Listen, I’ll still be sappy.  That’s part of the deal when the after-birth drops out.  It’s replaced by raw emotion that is impossible to ignore.  I’ll still show you the ordinary.  My life is pretty damn ordinary.   What else would I focus on?  But I won’t sell you that I love the Lego mess on my floor.  It fucking hurts to step on them.  I won’t tell you that I appreciate it.  I actually hate it, but I was too lazy to force them to clean it up last night.  And I refuse to clean it up today.  Sure, it will be sad when the boys no longer play with Lego and I come across our Lego pictures.  But you know what will be awesome?  How they can stay home alone and we can go out for a date.

My photography isn’t beautiful boring moments that I want to cherish.  It isn’t a reminder that you should also embrace your own mess.  It simply is what it is.

Day 28: Discovering that it’s just mess and not a gimmick.

  • molly - “But I won’t sell you that I love the Lego mess on my floor. It fucking hurts to step on them.” i am laughing so hard.November 27, 2012 – 4:29 pmReplyCancel

  • isabel - i can’t even photograph my kids in their room. because i am not picking up all the fucking books again, and sorting clean clothes from dirty. if they want to wear 2 week old underwear they find under their bed, so be it.

    i hate how it feels like pressure. like i don’t have enough cutesy, perfectly designed corners of my house that my toddler can throw a tantrum in. i live in a dumpy apartment with shitty lighting and i can’t find joy in photographing THAT. but if you’re a mom and a photographer and aren’t photographing your daily life then WHAT ARE YOU?!?!?!

    fuck.November 27, 2012 – 5:06 pmReplyCancel

  • Emily - Oh Erika, I love your bitch/truth posts.
    YES!
    I have TRIED to find inspiration in photographing “things” and “details” and it’s not there for me. A pile of mess under the table, by itself, to me is just a mess.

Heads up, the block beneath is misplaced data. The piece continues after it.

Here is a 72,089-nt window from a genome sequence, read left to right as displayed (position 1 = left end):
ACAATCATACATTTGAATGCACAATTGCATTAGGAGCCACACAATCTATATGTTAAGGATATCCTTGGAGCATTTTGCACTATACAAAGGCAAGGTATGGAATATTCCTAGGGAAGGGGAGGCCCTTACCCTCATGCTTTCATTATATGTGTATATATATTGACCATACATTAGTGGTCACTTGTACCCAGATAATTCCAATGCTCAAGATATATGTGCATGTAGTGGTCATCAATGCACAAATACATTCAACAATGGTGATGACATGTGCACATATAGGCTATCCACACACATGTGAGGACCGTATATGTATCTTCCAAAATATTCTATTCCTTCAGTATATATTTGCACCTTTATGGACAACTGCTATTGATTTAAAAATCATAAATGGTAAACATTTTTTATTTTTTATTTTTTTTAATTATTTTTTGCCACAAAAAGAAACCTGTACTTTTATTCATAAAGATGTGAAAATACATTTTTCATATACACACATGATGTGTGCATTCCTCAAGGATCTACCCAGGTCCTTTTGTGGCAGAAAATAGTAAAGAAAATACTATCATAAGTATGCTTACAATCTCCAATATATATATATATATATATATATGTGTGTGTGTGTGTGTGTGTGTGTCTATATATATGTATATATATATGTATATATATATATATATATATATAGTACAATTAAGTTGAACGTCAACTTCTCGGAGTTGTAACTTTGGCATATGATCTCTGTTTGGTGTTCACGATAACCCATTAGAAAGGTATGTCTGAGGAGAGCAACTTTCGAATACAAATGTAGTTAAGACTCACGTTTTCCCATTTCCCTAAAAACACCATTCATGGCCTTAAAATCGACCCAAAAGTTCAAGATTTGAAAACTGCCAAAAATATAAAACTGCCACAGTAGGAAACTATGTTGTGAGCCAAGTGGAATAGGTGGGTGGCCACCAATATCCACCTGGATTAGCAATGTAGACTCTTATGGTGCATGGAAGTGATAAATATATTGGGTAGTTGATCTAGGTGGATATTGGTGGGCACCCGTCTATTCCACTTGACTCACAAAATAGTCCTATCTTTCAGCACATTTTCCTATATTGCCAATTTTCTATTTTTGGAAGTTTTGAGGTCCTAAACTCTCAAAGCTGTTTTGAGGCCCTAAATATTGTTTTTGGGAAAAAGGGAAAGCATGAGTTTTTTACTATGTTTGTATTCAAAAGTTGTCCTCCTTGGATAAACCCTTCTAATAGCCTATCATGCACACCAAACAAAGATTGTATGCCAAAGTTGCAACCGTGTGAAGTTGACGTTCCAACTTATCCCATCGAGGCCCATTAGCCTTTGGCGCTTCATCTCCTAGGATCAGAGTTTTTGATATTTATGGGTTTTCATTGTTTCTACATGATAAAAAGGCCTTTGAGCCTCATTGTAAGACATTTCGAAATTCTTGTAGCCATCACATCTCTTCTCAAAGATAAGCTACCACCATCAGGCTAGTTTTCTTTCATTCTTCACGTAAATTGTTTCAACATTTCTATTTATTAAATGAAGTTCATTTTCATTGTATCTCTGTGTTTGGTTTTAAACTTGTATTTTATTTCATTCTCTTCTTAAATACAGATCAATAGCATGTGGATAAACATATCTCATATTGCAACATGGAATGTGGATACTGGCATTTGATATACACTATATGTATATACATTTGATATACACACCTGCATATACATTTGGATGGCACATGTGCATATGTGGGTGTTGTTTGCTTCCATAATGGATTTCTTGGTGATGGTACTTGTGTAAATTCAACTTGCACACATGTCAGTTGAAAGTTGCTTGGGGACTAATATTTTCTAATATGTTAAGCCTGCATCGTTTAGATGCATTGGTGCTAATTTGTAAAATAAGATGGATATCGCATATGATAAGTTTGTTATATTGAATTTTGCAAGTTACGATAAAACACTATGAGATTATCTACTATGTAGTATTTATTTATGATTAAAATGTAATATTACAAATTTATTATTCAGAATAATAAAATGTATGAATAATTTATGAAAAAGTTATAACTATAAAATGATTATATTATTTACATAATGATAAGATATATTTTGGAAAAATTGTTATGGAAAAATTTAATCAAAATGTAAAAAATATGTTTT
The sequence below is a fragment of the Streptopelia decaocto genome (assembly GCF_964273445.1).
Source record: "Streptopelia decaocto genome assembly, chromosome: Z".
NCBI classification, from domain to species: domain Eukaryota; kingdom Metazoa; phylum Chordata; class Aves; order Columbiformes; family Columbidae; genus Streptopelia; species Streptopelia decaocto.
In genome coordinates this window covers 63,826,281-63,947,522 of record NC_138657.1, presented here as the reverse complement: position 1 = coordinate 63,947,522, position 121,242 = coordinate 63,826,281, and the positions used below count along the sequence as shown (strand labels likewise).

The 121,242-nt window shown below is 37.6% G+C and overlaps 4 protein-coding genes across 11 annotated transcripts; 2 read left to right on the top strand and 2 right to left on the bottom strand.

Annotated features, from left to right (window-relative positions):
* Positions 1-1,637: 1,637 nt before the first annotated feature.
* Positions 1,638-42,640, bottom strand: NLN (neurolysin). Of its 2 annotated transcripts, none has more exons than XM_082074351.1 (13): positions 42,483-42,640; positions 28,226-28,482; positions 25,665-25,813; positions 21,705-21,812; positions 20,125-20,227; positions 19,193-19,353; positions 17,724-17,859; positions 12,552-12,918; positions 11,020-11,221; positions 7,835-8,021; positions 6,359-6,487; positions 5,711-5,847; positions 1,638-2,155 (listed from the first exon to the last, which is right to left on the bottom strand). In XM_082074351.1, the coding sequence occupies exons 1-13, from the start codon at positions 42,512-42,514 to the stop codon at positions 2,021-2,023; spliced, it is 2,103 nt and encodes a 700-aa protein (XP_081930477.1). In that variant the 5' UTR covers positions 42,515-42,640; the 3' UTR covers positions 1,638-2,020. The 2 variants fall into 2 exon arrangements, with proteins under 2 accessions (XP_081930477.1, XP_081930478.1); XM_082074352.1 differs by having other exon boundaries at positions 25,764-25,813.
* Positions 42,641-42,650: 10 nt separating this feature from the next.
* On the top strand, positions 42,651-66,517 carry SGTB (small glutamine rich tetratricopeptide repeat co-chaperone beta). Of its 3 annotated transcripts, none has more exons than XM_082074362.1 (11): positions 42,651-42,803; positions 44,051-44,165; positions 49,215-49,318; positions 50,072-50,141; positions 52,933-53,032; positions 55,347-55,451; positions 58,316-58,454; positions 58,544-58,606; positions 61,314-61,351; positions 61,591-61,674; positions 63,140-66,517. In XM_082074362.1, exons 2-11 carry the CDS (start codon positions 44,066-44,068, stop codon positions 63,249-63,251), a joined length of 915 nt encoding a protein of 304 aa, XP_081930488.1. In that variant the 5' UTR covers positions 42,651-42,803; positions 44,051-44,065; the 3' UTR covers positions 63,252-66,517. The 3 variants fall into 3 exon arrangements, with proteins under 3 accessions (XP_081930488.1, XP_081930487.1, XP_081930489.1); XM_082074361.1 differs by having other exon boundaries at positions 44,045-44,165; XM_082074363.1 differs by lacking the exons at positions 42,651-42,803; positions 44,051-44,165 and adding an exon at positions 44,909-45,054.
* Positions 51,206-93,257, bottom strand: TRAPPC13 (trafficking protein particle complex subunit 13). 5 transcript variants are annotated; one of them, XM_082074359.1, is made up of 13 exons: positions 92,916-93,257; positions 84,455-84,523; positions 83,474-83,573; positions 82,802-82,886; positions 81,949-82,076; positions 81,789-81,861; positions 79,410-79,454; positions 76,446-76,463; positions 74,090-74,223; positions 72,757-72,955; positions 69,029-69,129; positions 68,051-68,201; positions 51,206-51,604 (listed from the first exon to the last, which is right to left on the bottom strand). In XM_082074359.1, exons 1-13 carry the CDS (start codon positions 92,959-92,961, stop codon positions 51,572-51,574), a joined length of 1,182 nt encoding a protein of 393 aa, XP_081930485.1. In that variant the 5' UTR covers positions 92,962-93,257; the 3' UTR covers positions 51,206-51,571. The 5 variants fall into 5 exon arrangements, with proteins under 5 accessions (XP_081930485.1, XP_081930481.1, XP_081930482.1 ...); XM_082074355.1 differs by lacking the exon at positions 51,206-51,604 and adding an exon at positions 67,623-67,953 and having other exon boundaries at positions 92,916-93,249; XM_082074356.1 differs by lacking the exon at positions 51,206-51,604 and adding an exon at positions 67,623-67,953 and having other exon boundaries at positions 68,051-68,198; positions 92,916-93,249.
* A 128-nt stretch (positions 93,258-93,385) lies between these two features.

But one thing I have tried to do this year a lot more of is not to edit as much when I compose. I let the clutter tell a story around actual people or children in the scene. I’m okay with undies on the floor if there is a naked bum fleeing the scene. I’m cool with scribbled crayon on the walls if there is a guilty-looking toddler lurking in the shot. To each her own, but I need actual humans in most of my images to evoke any sort of emotion…November 27, 2012 – 6:06 pmReplyCancel

  • jude - this might be totally off topic but i would love to read a piece from you on elf on the shelf. that would be funny as hell. well, unless you have one. then i’ll shut up now. but seriously i love that you write straight to the point and no BS.November 27, 2012 – 7:33 pmReplyCancel

  • susan keller - ummmm. that is NOT a Lego mess. it’s several thousand too few pieces. come to my house. I’ll show you a Lego mess.

    ps. hilarious post. needed to be said. (oh yeah, and I say that as someone who actively sells the “let me photograph your real life” idea)November 27, 2012 – 9:58 pmReplyCancel

  • Sarah - i have a theory that the mom-tog-shoot-your-life approach actually kills more businesses then walmart…

    and i love your rants. always!November 27, 2012 – 10:29 pmReplyCancel

  • Xanthe Berkeley - oh boy. I agree and don’t agree. That’s the beauty of one’s opinion. Still love you and all you shoot and write. This is just too close to home. x.November 28, 2012 – 7:40 amReplyCancel